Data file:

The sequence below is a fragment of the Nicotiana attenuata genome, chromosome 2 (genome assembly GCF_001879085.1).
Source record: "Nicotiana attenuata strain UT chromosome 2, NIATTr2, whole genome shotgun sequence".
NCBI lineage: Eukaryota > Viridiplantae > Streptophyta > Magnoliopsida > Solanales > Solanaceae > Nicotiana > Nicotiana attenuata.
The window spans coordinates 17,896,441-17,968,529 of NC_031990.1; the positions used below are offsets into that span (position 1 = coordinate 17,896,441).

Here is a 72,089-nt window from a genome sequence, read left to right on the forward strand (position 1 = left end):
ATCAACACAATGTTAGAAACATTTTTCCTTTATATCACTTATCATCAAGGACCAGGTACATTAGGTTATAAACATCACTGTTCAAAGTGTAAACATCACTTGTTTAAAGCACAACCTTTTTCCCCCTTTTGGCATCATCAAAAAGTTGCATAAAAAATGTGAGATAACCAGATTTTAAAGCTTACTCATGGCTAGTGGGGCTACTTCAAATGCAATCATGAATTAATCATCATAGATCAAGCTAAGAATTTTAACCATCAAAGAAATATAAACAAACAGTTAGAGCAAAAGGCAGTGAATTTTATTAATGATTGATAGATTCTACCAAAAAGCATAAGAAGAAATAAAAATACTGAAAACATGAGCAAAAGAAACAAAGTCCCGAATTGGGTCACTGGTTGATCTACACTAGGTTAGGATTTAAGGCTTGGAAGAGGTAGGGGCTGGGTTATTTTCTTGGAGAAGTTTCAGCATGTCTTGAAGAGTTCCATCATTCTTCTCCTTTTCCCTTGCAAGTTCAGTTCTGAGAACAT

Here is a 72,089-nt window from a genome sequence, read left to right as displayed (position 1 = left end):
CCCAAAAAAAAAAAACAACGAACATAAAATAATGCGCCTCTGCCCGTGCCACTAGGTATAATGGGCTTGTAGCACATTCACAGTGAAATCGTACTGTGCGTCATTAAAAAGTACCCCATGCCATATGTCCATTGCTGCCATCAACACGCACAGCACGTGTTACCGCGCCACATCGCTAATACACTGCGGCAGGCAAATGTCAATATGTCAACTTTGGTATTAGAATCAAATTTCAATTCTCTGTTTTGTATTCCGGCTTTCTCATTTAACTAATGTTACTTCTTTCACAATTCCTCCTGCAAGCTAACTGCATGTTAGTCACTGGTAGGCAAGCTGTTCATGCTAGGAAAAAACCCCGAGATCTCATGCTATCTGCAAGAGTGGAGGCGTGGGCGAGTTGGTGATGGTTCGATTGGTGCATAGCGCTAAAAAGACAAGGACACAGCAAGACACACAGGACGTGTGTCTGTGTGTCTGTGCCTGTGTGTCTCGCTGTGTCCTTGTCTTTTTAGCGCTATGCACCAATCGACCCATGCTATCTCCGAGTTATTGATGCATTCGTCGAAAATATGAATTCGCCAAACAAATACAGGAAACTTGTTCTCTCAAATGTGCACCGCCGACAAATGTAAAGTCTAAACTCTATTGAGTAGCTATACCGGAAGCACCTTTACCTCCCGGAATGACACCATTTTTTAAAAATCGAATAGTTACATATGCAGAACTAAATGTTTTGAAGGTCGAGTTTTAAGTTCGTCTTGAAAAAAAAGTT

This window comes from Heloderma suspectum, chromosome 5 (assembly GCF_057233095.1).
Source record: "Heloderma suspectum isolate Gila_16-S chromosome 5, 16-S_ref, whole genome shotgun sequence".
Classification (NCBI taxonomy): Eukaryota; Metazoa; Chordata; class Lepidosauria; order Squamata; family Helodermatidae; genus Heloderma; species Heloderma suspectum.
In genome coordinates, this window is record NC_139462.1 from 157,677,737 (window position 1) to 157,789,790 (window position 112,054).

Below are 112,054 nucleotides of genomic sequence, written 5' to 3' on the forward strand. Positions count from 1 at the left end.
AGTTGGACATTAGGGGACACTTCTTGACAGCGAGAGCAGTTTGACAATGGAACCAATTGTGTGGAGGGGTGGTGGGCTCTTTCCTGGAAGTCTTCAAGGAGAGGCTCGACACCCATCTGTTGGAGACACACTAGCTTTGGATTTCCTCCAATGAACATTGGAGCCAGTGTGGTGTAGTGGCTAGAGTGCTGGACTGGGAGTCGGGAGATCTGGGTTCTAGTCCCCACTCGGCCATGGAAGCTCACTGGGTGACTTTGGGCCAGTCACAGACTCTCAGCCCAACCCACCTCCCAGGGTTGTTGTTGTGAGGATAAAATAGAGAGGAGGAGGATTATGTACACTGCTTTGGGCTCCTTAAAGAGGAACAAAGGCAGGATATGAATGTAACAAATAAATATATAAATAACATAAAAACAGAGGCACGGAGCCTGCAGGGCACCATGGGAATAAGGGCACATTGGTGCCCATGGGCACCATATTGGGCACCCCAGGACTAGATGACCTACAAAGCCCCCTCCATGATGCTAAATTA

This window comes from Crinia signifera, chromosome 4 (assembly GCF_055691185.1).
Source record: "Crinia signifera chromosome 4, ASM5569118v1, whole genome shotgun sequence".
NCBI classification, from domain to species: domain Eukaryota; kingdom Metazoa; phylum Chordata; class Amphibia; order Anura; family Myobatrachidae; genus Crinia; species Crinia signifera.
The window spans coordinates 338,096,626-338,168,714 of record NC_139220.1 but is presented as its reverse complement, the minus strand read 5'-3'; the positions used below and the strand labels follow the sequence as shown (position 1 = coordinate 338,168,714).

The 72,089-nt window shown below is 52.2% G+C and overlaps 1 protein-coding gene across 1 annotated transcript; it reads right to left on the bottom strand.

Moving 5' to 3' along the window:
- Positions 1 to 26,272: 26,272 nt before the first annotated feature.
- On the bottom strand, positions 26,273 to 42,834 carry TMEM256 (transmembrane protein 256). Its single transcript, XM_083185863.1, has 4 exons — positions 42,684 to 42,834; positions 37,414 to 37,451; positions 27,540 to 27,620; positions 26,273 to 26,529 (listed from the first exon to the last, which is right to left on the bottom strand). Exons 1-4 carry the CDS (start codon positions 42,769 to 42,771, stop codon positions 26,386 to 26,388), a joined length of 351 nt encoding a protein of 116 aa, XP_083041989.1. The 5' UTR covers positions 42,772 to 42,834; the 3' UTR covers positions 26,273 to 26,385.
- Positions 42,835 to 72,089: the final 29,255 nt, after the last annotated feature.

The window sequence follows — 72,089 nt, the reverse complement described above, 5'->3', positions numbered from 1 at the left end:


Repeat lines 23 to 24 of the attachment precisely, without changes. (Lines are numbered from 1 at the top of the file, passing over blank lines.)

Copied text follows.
- Positions 42,835 to 72,089: the final 29,255 nt, after the last annotated feature.

The window sequence follows — 72,089 nt, the reverse complement described above, 5'->3', positions numbered from 1 at the left end: